Reyna Cohan’s feed is very much a snapshot of her daily life — and it’s not just infused with yoga and and gym trips, but also with lots of food, fashion, self-care, and adventure. Super down-to-earth and fun, Reyna really shows how taking care of yourself can happen in just a few minutes, and how loving yourself makes living life a lot more fun.
Callie is an Indiginous ultramaratoner who is all about body positivity and inclusion in running. She’s currently training for a 100 mile race, with a super-positive and thoughtful attitude that inspires me to like… jog around the block, at least. And while she’s definitely all about doing health stuff the actual healthy way, just a small warning that she has lost about 200 pounds running and does post about how her journey to health did include weight loss.
If you’re looking for an account that’s inspiring but also comes with a ton of actual, practical gym advice to get your stronger and happier, check out Danyele Wilson. She kills it at the gym and has mountains of tips for bigger and taller women who want to optimize their workouts. She also has more general tips for healthy living and body acceptance, and her confidence is contagious.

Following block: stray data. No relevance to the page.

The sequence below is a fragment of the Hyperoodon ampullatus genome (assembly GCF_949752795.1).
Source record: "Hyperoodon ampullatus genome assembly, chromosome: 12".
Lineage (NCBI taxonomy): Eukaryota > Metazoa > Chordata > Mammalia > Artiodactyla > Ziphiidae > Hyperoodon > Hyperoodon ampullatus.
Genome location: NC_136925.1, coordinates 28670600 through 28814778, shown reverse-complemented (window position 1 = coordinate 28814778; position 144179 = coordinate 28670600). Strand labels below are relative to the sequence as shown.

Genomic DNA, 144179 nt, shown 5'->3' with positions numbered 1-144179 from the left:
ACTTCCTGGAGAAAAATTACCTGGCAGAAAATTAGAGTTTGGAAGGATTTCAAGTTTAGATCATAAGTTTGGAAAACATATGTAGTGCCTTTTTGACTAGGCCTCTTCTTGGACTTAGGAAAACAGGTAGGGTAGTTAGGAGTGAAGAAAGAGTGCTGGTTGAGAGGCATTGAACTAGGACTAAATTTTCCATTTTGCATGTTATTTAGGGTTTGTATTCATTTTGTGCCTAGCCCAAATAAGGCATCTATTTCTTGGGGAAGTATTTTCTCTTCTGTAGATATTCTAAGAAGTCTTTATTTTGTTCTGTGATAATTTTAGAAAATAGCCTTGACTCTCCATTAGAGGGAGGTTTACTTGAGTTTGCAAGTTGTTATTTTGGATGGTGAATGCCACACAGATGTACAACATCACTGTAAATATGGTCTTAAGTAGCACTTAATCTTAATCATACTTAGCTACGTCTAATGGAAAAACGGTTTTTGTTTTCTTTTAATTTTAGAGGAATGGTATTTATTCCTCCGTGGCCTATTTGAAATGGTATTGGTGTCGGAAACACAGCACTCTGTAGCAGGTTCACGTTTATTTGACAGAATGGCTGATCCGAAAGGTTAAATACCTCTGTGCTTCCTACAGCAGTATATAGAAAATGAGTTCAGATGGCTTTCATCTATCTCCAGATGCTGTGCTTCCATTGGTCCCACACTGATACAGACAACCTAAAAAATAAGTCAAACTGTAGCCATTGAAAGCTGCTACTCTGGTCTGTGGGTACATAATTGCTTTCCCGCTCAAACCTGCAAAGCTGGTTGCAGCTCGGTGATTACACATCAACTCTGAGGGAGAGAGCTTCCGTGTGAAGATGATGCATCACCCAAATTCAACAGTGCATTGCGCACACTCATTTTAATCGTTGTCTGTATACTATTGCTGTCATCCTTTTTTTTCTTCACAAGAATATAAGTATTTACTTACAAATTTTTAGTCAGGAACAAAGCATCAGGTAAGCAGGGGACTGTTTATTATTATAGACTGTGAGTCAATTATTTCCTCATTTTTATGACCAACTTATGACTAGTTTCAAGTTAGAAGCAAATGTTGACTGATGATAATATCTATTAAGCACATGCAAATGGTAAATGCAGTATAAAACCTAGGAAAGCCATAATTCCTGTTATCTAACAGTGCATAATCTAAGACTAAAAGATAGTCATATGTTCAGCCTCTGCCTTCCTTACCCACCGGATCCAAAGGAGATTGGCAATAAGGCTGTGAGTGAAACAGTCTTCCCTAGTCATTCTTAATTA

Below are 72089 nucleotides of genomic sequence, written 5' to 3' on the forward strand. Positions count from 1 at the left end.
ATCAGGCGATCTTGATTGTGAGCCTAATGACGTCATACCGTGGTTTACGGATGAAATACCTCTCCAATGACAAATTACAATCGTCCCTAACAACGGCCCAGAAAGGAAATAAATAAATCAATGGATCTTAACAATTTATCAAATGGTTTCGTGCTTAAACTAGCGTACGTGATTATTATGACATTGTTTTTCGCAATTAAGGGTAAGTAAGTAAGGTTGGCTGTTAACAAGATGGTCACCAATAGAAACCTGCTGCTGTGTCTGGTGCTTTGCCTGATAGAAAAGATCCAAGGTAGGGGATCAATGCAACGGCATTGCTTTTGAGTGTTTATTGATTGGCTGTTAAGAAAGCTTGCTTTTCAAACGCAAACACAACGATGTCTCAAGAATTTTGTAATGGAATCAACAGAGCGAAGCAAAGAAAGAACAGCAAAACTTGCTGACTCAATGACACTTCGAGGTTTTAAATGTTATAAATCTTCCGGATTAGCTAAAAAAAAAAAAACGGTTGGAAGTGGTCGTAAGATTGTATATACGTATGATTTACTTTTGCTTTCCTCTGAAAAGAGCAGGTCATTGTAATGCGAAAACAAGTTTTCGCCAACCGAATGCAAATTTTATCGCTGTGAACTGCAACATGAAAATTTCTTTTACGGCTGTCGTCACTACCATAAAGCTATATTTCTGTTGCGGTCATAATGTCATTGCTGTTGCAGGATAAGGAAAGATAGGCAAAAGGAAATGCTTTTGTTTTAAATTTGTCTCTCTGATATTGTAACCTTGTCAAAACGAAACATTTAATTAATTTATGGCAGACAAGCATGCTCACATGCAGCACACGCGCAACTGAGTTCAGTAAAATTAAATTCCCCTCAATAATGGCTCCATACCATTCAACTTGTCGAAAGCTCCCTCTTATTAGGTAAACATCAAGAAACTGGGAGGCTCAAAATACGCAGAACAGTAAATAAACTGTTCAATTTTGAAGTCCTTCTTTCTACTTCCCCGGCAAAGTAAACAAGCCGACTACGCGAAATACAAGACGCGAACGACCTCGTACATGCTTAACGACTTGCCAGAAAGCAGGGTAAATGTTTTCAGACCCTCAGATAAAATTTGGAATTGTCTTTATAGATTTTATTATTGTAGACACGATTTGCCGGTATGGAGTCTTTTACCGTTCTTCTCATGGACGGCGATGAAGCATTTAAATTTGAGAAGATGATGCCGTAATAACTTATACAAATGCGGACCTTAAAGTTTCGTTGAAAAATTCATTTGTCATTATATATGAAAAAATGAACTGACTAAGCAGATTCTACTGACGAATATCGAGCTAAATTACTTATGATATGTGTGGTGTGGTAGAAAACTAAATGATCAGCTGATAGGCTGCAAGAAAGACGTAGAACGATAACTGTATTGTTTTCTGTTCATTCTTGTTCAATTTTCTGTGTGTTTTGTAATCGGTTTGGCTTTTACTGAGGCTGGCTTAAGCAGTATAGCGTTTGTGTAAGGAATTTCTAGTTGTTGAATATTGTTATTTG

Sarah Aswell is the Special Projects Editor at Scary Mommy, where she contributes her editing and writing across the website and runs Scary Mommy Book Club. A humor writer and stand-up comedian, Sarah’s work has appeared in places like The New Yorker, McSweeney’s, National Lampoon, MAD Magazine, Reductress, Funny or Die, and more. Her writing about comedy, entertainment, and parenting has appeared in Vulture, Forbes, USA Today, Vice, The Advocate, and Working Mother Magazine, to name a few. Sarah lives in Missoula, Montana, with her two daughters and slightly too many cats. She was recently named one of the best unknown comedians in America by Thrillist, which is one of those insults that sounds like a compliment. Follow Sarah on Twitter at @sarahaswell and/or check out her comedy at sarahaswell.com.